What the merde is wrong with the French? First they invent crotchless panties, then they refuse to support our illegal war in Iraq, and now they make a movie about a gay man who's dying of something other than AIDS!
Because, come on, if Hollywood has taught us anything, it's that when a gay man dies, he dies of AIDS. Also, he should display nobility, and his death should be a metaphor for a simplified political agenda.
But in Time to Leave, Romain (Melvil Poupaud) is not only not dying of AIDS; he's dying of cancer, which is what straight people get to die of with nobility and grace. Furthermore, instead of having a chaste and respectable air worthy of a great actor like Tom Hanks, Romain actually has hot, naked gay sex with his young lover, Sasha (Christian Sengewald). I mean, if I want to see extremely trim and fit men touching each other in a loving and passionate manner, I'll download Ralph Reed's hard drive.
Anyway, Romain is a photographer, and one day, he passes out and wakes up in a melodrama. His doctor tells him he has a few months to live, so he goes home and looks in the mirror and sees himself as a child.
That was the first part of the film that made sense to my highly cultured American sensibilities: People who are about to die should always see metaphors when they look in the mirror.
From there, the film traces Romain's journey to death. It's mostly a disconnected series of vignettes: Romain breaks up with his boyfriend; Romain buys some coke; Romain is cruel to his sister; Romain sleeps next to his naked grandmother. You know, the kind of stuff we all do when we're drunk or ambitious or European.
Much of Time to Leave is sad, which makes sense, since it's about a guy dying, even if that guy is gay. But what's more interesting than some of the facile sadness in this film is the humanity of the cruelty that Romain perpetrates.
He's basically not a nice person. He doesn't love his boyfriend; he makes fun of the fashions that he has to shoot; he tells his rather sweet and loving family that they're too ugly to be photographed by him.
Romain, though, is incredibly beautiful, and director François Ozon is well aware of this. Cinematographer Jeanne Lapoirie is also aware of this, and she makes excellent use of his chiseled features. In fact, the film is beautifully shot, with virtually every standard pretty shot included: the sun setting on the beach over Romain's form; a highly informative shot of Romain in the distant background and his sister in the foreground as they sit in a park; medium shots of the perfectly lit bodies of Romain and Sasha as they do things that are forbidden by the book of Leviticus, etc.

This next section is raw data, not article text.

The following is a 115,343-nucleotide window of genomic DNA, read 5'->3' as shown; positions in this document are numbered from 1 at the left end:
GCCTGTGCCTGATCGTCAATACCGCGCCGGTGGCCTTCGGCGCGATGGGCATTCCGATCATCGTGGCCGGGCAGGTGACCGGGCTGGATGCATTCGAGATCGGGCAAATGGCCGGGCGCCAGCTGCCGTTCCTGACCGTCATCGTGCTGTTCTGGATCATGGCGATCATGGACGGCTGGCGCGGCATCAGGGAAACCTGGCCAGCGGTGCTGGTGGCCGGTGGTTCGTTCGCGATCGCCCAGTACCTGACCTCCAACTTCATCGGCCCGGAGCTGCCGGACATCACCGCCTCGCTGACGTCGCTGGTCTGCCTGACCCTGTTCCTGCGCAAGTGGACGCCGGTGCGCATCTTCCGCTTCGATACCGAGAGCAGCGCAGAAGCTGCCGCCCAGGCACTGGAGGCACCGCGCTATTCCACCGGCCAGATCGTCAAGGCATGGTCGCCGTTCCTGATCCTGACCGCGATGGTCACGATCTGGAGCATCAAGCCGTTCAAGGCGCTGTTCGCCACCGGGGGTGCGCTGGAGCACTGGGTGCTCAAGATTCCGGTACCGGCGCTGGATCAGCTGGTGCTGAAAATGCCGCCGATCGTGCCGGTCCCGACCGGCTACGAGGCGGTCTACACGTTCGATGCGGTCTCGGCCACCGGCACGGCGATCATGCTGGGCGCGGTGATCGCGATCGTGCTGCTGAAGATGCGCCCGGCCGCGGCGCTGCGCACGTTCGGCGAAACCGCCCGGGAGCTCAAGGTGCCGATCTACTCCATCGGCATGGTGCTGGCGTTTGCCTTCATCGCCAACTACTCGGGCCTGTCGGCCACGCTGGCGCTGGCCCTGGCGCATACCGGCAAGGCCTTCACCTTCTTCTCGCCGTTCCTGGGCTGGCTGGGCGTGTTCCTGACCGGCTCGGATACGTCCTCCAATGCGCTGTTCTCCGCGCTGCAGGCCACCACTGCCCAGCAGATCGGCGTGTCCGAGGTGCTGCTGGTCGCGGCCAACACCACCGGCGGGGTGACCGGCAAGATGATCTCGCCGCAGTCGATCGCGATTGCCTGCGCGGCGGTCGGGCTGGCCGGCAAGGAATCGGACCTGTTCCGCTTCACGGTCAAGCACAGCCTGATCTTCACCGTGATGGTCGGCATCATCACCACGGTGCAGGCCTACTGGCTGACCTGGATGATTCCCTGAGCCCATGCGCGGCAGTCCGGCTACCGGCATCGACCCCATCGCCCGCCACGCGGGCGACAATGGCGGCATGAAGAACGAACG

The cinematography is pretty much everything except inventive, though that's not exactly a requirement for good cinematography. Still, it marks the main weakness of Time to Leave, which is that, in spite of Romain's interesting shallowness and cruelty, it partakes of a lot of the standard set pieces of a death narrative.
For example, Romain does become kinder and softer near the end, and he makes some efforts to repair his difficult relationships. Luckily, Ozon, who also wrote the film, is not mainstream enough to have everyone reach special hug feelings resolutions.
Instead, Romain's efforts at coming to closure meet with a kind of mixed success that's deeper and more emotionally resonant than a simple emotion like "love" could really express. And most impressively, he doesn't abandon his desire to die alone, which is how we all die anyway. That's one thing about the French: They're not big on kidding themselves. Or kidding anyone, really.
The brutal honesty would have played better if Ozon had avoided the sentimental device of having Romain's childhood self constantly appear, but the film is nonetheless refreshing and ultimately emotionally devastating.
The other major flaw with Time to Leave is that the best parts come in the second half. The opening is so preoccupied with establishing Romain's tragedy that it doesn't have time for much originality. But later, when Romain visits his grandmother (the always fabulous Jeanne Moreau), things start to open up.
While Romain has refused to tell anyone else about his sickness, he feels a certain connection to his grandmother since she, too, is close to death. Their scenes start his change of character, and while it's obviously an expected part of a film like this, at least the emphasis on his unrelenting independence isn't sacrificed for bathos.
The finest bits involve Romain's odd, late relationship with a waitress and her husband. Alienated from his family and determined to be by himself, he finds an interesting substitute for intimacy in a relationship that he could never have.
I can't fully recommend Time to Leave, but it does have an emotional force that draws from a different source than most American melodramas. Perhaps, in spite of our noted military, moral and pro-wrestling superiority, the French still have something to teach us. Perhaps.